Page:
3/4 cup sugar
3/4 cup plus 2 tablespoons hazelnuts, blanched
3/4 cup plus 2 tablespoons almonds, blanched
3 cups roasted peanuts
120 grams cocoa butter (1/2 cup)
4 ounces bittersweet chocolate, chopped
2 pinches salt
16 ounces milk chocolate, tempered
Place the sugar in a heavy-bottomed saucepan over medium-high heat. Add just enough water to give the sugar a wet sand consistency. Cook until caramelized. Add the hazelnuts and the almonds and mix with a wooden spoon until coated. Cook until everything is nicely coated and caramelized (dark in color). Remove from the heat and pour onto a sheet of parchment paper. Allow the mixture to cool for a few hours. When cooled, use a food processor to break up the caramelized nuts. Add the peanuts to the food processor and grind until the nuts release their oils and form a paste with the consistency of smooth, old-fashioned peanut butter. Using a double boiler, melt the cocoa butter until completely smooth. Combine the cocoa butter with the chopped bittersweet chocolate until tempered. Mix the chocolate cocoa butter into the nut paste. Add the salt and mix until combined. Pour the mixture onto a plastic wrap-lined sheet pan. Allow to set for a few hours or overnight.
When cooled, use an offset spatula to coat the top of the mixture with the milk chocolate. This will be the top of the finished candy so make this layer of milk chocolate a little thicker than you will on the bottom layer. When the chocolate has set, cover with parchment paper and flip over to expose the uncoated side. Using an offset spatula, coat this side of the mixture with milk chocolate. When the chocolate has set, use a sharp chef's knife or a rolling cutter to cut into the desired sized pieces.
Chocolate is tempered so that after it has been melted, it retains its gloss and hardens again without becoming chalky and white (that happens when the molecules of fat separate and form on top of the chocolate). There are a variety of ways to temper.
One of the easiest ways to temper chocolate is to chop it into small pieces and then place it in the microwave for 30 seconds at a time on high power until most of the chocolate is melted. Be very careful not to overheat it. (The temperature of dark chocolate should be between 88 and 90 degrees F, slightly warmer than your bottom lip. It will retain its shape even when mostly melted. White and milk chocolates melt at a temperature approximately 2 degrees F less because of the amount of lactose they contain.) Any remaining lumps will melt in the chocolate's residual heat. Use an immersion blender or whisk to break up the lumps. Usually, chocolate begins to set, or crystallize, along the side of the bowl. As it sets, mix those crystals into the melted chocolate to temper it. A glass bowl retains heat well and keeps the chocolate tempered longer.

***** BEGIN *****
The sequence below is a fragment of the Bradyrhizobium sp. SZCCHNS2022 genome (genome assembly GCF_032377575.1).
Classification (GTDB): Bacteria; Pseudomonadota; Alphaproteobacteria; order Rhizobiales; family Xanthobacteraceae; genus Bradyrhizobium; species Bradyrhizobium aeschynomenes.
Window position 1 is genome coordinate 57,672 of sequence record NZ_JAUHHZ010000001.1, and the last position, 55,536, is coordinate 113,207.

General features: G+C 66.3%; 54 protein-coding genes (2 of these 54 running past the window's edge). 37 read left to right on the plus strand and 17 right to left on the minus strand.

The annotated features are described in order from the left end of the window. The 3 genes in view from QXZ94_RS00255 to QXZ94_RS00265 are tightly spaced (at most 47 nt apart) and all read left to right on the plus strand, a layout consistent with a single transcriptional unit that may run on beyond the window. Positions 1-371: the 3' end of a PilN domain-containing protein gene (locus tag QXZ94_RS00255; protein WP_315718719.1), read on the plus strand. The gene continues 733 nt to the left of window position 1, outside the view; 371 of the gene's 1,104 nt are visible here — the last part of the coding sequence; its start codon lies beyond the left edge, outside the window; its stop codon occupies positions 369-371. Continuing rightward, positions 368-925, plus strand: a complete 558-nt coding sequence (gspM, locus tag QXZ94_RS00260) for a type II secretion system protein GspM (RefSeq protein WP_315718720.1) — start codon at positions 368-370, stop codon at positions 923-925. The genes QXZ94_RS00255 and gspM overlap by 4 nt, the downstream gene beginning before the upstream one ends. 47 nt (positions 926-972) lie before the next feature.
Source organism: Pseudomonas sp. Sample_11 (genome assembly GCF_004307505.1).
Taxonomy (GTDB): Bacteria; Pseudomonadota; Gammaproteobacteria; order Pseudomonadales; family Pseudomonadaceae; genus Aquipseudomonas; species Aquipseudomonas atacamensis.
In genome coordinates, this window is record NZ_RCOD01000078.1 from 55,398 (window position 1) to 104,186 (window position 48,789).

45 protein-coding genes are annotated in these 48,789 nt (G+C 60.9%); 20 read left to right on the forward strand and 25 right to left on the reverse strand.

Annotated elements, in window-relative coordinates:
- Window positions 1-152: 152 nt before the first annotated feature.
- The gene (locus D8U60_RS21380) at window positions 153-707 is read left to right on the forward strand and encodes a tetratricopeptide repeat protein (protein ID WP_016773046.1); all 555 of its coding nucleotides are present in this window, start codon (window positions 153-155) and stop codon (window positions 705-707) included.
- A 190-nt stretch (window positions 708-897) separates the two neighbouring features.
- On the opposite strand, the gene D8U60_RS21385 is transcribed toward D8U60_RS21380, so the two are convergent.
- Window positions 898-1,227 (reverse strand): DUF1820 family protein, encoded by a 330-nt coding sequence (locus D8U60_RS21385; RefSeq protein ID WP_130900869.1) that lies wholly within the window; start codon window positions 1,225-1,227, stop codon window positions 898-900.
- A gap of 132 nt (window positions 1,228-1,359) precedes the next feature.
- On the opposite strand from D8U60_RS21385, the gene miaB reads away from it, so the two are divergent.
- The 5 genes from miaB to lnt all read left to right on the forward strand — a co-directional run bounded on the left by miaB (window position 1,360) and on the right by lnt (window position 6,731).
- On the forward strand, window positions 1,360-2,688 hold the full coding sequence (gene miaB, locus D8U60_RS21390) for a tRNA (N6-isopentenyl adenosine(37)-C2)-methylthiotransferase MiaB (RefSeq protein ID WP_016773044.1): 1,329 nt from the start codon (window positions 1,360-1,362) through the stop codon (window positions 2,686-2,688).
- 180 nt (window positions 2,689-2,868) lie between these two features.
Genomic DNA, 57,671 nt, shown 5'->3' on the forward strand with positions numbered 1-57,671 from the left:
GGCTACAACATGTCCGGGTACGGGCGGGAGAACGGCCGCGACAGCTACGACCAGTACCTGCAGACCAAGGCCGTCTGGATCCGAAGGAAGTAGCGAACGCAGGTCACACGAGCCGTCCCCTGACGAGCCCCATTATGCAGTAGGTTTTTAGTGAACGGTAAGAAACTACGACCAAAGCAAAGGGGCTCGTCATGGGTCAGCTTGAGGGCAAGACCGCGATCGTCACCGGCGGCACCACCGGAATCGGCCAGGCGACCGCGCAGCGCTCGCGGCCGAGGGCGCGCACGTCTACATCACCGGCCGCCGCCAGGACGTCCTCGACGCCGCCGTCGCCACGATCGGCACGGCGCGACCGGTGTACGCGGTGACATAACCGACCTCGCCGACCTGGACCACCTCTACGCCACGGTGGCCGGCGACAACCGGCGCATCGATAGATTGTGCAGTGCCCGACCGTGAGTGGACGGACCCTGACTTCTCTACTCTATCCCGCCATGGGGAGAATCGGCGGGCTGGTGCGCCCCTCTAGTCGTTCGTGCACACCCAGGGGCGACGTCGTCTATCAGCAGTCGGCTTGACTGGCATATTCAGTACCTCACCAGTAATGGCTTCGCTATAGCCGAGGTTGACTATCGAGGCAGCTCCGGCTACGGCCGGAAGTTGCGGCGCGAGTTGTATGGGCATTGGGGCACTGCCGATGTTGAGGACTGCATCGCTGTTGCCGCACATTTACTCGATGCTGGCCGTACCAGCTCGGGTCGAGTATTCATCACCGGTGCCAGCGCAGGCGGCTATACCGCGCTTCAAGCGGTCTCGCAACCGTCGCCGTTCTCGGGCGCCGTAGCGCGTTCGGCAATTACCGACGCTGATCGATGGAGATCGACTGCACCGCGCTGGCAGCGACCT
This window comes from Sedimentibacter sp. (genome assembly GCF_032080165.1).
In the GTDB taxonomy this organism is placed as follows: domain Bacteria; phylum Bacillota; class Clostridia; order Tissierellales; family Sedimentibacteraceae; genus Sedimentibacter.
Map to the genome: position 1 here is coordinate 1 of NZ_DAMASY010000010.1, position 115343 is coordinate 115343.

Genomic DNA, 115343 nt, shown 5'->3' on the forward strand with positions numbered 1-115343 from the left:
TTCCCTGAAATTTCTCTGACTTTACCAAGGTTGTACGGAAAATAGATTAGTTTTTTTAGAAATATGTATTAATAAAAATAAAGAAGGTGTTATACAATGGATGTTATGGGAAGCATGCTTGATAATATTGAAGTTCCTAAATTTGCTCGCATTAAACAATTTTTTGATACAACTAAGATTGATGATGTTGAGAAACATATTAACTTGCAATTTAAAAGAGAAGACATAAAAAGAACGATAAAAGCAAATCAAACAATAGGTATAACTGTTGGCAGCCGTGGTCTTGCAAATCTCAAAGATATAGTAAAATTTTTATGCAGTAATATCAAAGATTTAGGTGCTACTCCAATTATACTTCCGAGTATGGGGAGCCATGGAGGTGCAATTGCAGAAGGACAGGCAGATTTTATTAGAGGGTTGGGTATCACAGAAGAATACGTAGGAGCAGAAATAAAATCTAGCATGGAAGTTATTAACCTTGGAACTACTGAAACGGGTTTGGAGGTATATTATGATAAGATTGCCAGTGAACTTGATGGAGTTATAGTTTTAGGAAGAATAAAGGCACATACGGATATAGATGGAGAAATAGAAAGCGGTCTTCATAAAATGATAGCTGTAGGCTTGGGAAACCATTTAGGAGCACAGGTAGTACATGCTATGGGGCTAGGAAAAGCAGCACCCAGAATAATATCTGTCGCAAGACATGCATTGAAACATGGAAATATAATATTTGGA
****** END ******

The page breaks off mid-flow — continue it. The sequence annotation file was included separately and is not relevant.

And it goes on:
Another way to temper chocolate is called seeding. In this method, add small pieces of unmelted chocolate to melted chocolate. The amount of unmelted chocolate to be added depends on the temperature of the melted chocolate, but is usually 1/4 of the total amount. It is easiest to use an immersion blender for this, or a whisk.
The classic way to temper chocolate is called tabliering. Two thirds of the melted chocolate is poured onto a marble or another cold work surface. The chocolate is spread out and worked with a spatula until its temperature is approximately 81 degrees F. At this stage, it is thick and begins to set. This tempered chocolate is then added to the remaining non-tempered chocolate and mixed thoroughly until the mass has a completely uniform temperature. If the temperature is still too high, part of the chocolate is worked further on the cold surface until the correct temperature is reached. This is a lot of work, requires a lot of room, and makes a big mess.
A simple method of checking tempering, is to apply a small quantity of chocolate to a piece of paper or to the point of a knife. If the chocolate has been correctly tempered, it will harden evenly and show a good gloss within a few minutes.
From Dessert Circus, Extraordinary Desserts You Can Make at Home, .
by Jacques Torres.
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